Notes from Finals Week: Relevant Procrastination

My latest strategy for procrastinating on papers (and to a lesser extent exam studying): looking at stuff that is at least marginally related to what I’m supposed to be doing.

Like when I’m trying to write a philosophy paper but I have no idea how to answer my own questions and my brains are starting to fall out of my left ear.

So I start looking at stupid philosopher chicken jokes.

And this Tumblr of Foucault quotes with pictures of the Olsen twins on Full House


Or Judith Butler explained with cats.

And eventually I end up with something new to say.

I’ve always thought that the ideal of being “productive” or “efficient” is a little off, particularly when it comes to things like writing. Because while we may like to imagine that we can just put the fingers to the keyboard and crank out a paper using sheer willpower, the real work is actually thinking, which doesn’t really respond to brute force. It’s just not always possible to make your brain to spontaneously churn out new ideas about a topic that it didn’t have before.

You have to put some stuff into your brain to get stuff out of it. And for me, it has to be something I genuinely want to be looking at if I want a chance of sticking with it (against the siren call of Netflix) long enough to get some gears turning.


Actual Lines From Actual Papers I Wrote

  • “While Carmen was intended as an exoticized depiction of the Other, Hey Arnold transforms it into a reflection of the self.
  • “In a way, this episode can be seen as advocating for the underappreciated role of the librettist, which is subordinate to both the composer and performer in the traditional production.”

Yep, I’m talking about this, football heads*:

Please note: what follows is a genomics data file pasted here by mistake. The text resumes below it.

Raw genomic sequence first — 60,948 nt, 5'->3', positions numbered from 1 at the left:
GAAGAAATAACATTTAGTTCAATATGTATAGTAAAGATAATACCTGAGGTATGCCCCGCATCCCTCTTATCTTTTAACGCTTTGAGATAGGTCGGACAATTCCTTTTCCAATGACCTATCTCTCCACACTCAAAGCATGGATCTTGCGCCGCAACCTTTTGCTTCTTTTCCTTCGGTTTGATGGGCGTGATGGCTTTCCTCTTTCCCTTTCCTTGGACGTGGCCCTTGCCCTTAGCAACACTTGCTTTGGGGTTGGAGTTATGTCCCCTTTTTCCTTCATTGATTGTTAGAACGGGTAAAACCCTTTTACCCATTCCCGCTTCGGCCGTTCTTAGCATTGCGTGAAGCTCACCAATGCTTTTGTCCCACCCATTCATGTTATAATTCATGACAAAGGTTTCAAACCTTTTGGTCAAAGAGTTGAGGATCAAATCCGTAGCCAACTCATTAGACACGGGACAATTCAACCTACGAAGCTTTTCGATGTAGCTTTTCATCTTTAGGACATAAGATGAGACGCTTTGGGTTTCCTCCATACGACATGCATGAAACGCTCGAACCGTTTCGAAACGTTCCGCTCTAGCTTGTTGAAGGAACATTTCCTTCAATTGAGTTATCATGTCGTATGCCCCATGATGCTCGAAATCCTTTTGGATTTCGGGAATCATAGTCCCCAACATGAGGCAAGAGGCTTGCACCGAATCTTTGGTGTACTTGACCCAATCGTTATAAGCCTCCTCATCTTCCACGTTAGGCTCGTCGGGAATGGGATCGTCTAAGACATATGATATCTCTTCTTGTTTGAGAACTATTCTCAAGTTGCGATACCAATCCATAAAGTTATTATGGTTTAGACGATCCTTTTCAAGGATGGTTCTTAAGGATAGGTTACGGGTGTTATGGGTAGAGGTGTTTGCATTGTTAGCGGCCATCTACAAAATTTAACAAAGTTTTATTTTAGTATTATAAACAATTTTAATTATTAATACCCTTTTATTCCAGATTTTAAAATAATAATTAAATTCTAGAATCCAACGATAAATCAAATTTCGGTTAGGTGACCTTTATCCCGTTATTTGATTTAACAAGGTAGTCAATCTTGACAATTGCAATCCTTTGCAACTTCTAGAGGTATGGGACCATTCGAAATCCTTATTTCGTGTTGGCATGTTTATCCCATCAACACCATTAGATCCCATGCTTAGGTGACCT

Also, if you like awful puns . . .

Screen Shot 2015-03-29 at 5.20.51 PM

Sometimes I’m not sure if whether I’m taking this stuff too seriously or not seriously enough . . .

*Also, just wondering, am I the only one who spent several years of my early childhood thinking that Arnold was a girl?

Going Home

(A snippet from something I’m writing)

Jung talked about people wanting to regress to the womb in difficult times. But what if we actually could? What everyone revisited the womb for just a moment and saw that it was wet and lonely and cramped and had a pretty darn high mortality rate? Would we realize that it never really could provide the comfort and safety we were seeking, and search around us for answers instead? Would we start looking forward instead of back? Would we finally grow up and get on with life?

Then again, Jung said a lot of crap.

Modes of Struggle Transportation

As the school year begins, many of us are preparing for frequent rides on the struggle bus. But what happens when you have too many struggles to fit on a single bus? Here is a range of struggle transportation methods to adequately and specifically express your current struggles.

Struggle Bicycle:

Ex: I feel tired.

Struggle Car:

Ex: I feel tired because I was working all night on a paper that’s due today.